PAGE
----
Eye Floaters

What are floaters?

Floaters are shapes that you might sometimes see drifting across your vision. These shapes are small bits of debris floating in the vitreous jelly inside the eye. They can come in a variety of forms such as small black dots, short squiggly lines or even large cobweb shapes. Short-sighted people tend to suffer from them more and they increase as we get older.

What causes Floaters?

The eye is filled with a jelly-like substance called the vitreous which sits behind the pupil and the lens. The vitreous is mainly made up of water with a meshwork holding it together. As we get older, a process known as vitreous syneresis occurs, whereby the meshwork breaks down, causing pockets of fluid to form and creating debris within the disrupted meshwork. This debris then casts shadows onto the retina, which we see as floaters.

By the age of 70, approximately 70% of people experience the liquefied vitreous gel losing its support framework, which causes it to collapse; in a process known as a posterior vitreous detachment (PVD). As the vitreous gel peels away from the retina, patients can see intermittent flashes of light. The flashing light will usually subside over 4 to 12 weeks but in some patients it can take longer. When a posterior vitreous detachment occurs, patients often become aware of a cobweb or net curtain-like floater that can be quite intrusive at first. Inflammation in the eye can also be a rare cause of floaters.

Figure 1 - An example of what eye floaters might look like.

Should I be worried about Floaters?

In the vast majority of cases, floaters are harmless and represent the normal changes eyes experience as we age. Although occasionally annoying, floaters usually become much less obvious with time as the brain adjusts to the change and eventually filters them out. 

Very rarely during the development of a posterior vitreous detachment, the vitreous gel can become stuck to a patch of retina, causing a tear. If the seal of the retina is broken, fluid can start to track in behind the retina causing it to detach from the back of the eye; similar to wallpaper peeling off a wall. This event is very uncommon and appears in approximately 1 in 10,000 of the population. Usually if a tear develops in the retina, patients experience a very marked shower of floaters accompanied by flashes of light in their peripheral vision. This light is usually persistent and occurs in daylight. Some patients notice a curtain effect coming in from their peripheral vision, which requires urgent attention by a consultant ophthalmologist. It is important to have your eyes examined as soon as possible in the event of any new floaters or flashes in order to identify and treat any possible retinal tears.

Treatment Options

Since floaters do not harm the eye and in most people do not cause a significant problem, we generally do not recommend any form of treatment.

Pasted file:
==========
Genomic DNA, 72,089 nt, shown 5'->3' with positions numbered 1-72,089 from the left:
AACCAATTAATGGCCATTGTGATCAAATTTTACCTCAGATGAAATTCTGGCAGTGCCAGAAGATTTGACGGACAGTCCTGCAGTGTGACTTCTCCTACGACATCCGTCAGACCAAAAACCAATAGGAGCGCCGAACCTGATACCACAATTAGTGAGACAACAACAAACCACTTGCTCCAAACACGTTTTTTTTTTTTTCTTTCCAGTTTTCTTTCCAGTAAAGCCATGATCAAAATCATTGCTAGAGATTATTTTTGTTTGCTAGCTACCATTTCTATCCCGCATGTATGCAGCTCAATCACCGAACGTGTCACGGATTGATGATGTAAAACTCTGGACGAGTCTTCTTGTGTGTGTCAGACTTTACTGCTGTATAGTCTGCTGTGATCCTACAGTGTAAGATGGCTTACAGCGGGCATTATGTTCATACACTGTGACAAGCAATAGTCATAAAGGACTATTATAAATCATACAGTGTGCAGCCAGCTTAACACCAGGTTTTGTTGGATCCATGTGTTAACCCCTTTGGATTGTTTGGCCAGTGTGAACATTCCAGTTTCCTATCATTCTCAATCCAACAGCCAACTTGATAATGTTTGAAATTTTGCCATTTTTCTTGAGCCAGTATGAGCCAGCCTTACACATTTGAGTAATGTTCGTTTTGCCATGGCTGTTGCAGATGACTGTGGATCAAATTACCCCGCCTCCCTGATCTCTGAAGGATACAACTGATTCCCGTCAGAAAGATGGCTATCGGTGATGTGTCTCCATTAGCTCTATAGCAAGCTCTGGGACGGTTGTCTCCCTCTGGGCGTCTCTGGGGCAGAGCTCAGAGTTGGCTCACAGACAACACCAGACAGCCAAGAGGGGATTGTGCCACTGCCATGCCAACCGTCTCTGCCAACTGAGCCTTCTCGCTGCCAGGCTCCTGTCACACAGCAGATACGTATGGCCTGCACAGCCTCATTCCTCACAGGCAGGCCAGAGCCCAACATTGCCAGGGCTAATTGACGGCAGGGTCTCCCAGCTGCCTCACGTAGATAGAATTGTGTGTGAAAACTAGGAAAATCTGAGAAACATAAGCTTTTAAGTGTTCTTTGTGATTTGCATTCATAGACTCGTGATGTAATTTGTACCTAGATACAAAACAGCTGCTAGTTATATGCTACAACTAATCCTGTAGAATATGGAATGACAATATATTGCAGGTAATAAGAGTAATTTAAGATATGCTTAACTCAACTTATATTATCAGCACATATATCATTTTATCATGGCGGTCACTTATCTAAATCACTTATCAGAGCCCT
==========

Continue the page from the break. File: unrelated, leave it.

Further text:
It is possible to carry out surgery on the eye to remove the vitreous gel (vitrectomy), which would also remove the floaters. 

Occasionally, this course of treatment is useful for patients with very severe floaters or for those who are unable to adapt to them.

What are the risks of surgery?

Vitrectomy surgery carries a risk of various complications, and for this reason we do not generally recommend surgery to treat floaters. The most common side effect of a vitrectomy surgery is the development of cataracts at an earlier stage than it would have naturally. Rarely this can be immediately after the surgery, but more commonly may develop 2-3 years after the surgery. This is also one of the reasons why this approach is avoided wherever possible with younger patients.

The most severe complication from this kind of surgery is blindness in the eye, usually caused by a severe bleed during surgery or an infection in the eye following surgery. Whilst this is an extremely rare occurrence, it is important that patients are aware of any potential risks.

Approximately 4% of patients develop a retinal detachment after the surgery. In this situation, further surgery is required to reattach the retina, which can sometimes lead to reduced vision in the eye following surgery. 

Where can I find more information?

Further information can be found by visiting the following websites: www.nei.nih.gov/health/floaters/index.asp
www.moorfields.nhs.uk/Eyehealth/Commoneyeconditions/Floaters www.nhs.uk/conditions/Floaters/Pages/Introduction.aspx

Scientific Evidence

The advice in this booklet is based on a variety of sources, including the latest research published in peer-reviewed scientifi c journals. It has also been scrutinised by a panel of experts from the Britain & Eire Association of Vitreoretinal Surgeons (“BEAVRS”). If you require further information about this, please speak to your surgeon. 

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